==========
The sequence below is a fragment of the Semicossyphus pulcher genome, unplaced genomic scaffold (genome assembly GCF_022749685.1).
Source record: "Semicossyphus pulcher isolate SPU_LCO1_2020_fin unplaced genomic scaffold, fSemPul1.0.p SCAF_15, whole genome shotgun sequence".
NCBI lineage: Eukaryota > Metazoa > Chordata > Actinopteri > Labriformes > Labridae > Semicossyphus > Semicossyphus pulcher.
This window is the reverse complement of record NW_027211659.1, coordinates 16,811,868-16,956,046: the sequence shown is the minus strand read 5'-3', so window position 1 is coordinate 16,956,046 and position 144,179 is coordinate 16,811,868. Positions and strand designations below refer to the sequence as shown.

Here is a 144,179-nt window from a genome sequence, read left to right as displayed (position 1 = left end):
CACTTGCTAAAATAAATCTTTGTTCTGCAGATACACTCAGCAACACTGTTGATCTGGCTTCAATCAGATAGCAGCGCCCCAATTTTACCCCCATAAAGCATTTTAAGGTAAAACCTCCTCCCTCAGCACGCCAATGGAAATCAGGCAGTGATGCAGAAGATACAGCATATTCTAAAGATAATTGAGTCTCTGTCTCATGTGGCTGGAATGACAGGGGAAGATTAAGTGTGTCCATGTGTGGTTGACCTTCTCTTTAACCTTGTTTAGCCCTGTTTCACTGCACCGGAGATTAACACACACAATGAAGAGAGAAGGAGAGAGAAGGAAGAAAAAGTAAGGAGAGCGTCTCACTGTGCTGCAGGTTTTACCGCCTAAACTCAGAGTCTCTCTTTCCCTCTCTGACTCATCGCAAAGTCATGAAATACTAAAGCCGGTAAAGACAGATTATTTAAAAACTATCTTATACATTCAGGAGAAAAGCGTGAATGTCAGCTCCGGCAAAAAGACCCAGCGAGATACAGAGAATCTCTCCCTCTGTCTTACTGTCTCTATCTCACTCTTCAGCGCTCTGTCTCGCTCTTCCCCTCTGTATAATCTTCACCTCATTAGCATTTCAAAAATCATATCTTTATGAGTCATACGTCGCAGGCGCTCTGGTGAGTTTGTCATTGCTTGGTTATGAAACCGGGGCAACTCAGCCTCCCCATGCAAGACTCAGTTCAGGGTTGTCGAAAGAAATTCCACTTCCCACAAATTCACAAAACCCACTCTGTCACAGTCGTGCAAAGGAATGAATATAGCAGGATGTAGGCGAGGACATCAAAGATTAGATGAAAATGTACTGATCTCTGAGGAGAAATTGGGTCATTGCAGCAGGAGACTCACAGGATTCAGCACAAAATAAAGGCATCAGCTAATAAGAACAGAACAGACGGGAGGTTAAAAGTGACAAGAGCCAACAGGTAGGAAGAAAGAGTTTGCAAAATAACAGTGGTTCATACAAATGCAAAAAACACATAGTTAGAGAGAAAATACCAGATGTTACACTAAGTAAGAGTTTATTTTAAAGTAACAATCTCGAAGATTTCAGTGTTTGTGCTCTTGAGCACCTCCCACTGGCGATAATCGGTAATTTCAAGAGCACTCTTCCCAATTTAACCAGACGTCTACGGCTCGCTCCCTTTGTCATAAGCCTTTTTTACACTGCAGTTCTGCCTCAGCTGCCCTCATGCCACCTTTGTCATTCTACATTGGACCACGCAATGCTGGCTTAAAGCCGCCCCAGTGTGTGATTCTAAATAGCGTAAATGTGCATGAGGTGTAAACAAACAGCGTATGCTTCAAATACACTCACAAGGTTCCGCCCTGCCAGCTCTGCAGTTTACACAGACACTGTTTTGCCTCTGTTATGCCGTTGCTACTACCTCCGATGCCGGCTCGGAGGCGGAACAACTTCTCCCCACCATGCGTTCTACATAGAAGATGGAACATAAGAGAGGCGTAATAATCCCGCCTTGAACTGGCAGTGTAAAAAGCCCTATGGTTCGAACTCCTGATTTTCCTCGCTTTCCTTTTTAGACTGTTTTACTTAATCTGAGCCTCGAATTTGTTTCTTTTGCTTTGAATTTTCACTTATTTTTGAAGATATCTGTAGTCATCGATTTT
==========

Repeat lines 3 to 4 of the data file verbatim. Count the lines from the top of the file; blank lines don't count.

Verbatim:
NCBI lineage: Eukaryota > Metazoa > Chordata > Actinopteri > Labriformes > Labridae > Semicossyphus > Semicossyphus pulcher.
This window is the reverse complement of record NW_027211659.1, coordinates 16,811,868-16,956,046: the sequence shown is the minus strand read 5'-3', so window position 1 is coordinate 16,956,046 and position 144,179 is coordinate 16,811,868. Positions and strand designations below refer to the sequence as shown.